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Deep in the mantle, a branching plume of intensely hot material appears to be the engine powering vast volcanic activity.
For over two decades, physicists have pondered how the fabric of space-time may emerge from some kind of quantum entanglement. In Monika Schleier-Smith’s lab at Stanford University, the thought experiment is becoming real.
The five-decade-old paradox — long thought key to linking quantum theory with Einstein’s theory of gravity — is falling to a new generation of thinkers. Netta Engelhardt is leading the way.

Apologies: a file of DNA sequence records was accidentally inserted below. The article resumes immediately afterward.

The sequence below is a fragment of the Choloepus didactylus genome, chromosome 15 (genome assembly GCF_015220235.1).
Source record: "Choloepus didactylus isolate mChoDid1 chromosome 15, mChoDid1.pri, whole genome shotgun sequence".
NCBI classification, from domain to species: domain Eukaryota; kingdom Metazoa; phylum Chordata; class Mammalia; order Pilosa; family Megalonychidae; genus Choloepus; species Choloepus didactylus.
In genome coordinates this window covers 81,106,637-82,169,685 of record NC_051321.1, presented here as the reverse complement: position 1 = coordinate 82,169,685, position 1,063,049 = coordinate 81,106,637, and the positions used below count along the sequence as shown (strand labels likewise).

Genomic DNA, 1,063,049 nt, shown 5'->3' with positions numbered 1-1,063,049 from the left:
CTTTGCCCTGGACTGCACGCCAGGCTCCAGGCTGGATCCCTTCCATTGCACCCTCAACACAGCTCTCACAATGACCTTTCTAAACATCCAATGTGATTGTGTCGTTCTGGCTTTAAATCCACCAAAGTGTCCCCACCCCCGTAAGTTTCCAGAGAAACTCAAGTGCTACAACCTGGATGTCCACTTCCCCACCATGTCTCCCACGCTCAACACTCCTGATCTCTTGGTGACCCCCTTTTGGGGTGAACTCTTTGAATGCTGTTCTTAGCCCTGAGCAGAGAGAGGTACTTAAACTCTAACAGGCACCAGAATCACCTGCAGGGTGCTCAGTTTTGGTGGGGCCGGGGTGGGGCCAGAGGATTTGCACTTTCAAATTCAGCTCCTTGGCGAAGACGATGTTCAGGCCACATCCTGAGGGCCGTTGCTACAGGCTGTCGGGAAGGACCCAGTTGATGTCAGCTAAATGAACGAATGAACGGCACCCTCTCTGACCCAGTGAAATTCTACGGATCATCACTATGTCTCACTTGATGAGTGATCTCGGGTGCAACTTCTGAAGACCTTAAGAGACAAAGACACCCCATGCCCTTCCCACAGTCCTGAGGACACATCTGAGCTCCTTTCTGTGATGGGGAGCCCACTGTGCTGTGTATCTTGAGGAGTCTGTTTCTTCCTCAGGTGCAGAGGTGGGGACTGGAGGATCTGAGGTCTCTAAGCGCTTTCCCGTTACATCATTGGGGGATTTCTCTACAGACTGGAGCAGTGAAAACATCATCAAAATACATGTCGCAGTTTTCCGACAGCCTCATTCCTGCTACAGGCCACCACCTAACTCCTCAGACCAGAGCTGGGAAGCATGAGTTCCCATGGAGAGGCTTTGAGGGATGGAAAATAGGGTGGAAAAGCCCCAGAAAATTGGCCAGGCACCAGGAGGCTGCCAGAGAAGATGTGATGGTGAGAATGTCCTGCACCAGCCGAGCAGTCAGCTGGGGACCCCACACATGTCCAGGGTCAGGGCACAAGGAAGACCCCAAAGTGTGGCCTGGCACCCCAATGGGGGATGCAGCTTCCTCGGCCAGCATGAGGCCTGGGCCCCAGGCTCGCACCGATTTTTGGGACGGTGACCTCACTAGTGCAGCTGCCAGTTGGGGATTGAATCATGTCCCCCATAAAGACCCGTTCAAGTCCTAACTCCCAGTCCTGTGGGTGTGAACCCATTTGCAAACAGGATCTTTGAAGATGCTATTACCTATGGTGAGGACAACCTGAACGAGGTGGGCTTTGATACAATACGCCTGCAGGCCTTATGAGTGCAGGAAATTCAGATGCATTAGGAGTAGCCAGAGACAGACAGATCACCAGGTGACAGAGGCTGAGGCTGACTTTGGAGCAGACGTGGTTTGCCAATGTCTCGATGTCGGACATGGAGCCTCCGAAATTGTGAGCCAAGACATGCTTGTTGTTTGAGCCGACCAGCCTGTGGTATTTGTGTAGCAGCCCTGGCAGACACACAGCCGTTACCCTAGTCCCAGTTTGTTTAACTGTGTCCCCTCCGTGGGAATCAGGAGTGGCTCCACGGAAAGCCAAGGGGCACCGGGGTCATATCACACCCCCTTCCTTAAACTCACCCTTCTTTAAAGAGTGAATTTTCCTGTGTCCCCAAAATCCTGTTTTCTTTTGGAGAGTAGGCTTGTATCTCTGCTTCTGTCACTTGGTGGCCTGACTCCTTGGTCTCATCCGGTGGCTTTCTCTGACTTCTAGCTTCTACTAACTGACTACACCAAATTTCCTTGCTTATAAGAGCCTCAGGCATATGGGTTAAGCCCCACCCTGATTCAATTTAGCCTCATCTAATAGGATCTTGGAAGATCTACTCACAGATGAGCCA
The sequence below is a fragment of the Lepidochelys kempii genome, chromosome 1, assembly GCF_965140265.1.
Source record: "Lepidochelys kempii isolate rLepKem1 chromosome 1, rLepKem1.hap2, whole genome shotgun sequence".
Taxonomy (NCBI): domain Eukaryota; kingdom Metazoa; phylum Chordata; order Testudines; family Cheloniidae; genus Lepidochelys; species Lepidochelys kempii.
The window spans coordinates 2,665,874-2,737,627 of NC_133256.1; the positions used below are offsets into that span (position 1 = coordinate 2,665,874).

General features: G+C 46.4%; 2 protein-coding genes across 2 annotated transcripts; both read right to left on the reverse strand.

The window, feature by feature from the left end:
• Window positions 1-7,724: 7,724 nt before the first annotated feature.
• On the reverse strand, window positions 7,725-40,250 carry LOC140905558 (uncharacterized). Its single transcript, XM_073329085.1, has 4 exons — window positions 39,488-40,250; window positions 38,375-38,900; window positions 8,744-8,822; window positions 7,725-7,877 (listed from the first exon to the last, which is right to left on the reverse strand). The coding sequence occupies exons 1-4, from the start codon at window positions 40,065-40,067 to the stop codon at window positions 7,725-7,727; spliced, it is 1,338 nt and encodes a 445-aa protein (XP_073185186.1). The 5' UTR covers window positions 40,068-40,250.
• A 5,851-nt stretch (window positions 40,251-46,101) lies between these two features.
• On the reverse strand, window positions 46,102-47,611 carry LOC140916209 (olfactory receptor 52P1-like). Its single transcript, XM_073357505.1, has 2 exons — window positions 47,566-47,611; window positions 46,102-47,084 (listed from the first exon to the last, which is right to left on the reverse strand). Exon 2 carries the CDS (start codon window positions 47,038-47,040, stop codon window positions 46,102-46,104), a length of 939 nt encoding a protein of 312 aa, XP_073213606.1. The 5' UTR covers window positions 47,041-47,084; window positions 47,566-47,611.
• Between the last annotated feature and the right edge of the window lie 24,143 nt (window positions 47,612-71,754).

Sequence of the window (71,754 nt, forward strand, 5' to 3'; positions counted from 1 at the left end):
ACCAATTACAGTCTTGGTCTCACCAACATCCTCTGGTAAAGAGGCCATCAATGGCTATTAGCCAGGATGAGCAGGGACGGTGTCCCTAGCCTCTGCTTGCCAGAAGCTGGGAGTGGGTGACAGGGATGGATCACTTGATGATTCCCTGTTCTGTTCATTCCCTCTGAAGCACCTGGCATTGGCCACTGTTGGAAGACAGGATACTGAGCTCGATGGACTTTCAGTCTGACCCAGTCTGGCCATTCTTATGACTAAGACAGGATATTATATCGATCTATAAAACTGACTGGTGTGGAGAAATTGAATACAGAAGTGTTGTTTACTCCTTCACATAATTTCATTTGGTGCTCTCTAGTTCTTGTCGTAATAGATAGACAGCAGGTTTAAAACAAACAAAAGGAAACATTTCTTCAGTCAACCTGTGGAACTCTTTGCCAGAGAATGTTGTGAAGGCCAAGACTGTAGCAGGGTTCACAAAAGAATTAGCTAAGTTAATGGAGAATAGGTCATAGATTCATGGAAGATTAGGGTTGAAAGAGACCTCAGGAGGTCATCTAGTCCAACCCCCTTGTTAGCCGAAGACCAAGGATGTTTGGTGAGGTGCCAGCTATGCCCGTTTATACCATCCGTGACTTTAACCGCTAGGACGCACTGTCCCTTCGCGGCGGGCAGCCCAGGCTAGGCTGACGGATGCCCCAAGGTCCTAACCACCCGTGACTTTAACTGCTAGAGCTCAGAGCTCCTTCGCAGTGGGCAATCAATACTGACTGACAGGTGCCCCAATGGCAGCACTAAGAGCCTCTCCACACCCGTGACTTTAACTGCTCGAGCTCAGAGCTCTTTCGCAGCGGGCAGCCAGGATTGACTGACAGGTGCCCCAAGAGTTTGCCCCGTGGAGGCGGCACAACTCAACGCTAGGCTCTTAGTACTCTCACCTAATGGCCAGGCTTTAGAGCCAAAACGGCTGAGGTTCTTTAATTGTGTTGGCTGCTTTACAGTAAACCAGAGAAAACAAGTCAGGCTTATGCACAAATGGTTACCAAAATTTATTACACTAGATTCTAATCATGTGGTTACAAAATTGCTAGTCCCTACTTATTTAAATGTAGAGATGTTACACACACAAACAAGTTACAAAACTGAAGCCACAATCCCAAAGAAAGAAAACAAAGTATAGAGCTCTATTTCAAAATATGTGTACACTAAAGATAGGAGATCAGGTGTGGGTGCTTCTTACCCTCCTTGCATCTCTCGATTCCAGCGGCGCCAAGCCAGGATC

By showing that even large objects can exhibit bizarre quantum behaviors, physicists hope to illuminate the mystery of quantum collapse, identify the quantum nature of gravity, and perhaps even make Schrödinger’s cat a reality.
The unambiguous discovery of a Wigner crystal relied on a novel technique for probing the insides of complex materials.
When Steven Weinberg died last month, the world lost one of its most profound thinkers.
Brown dwarfs such as “The Accident” are illuminating the murky borderlands that separate planets from stars.
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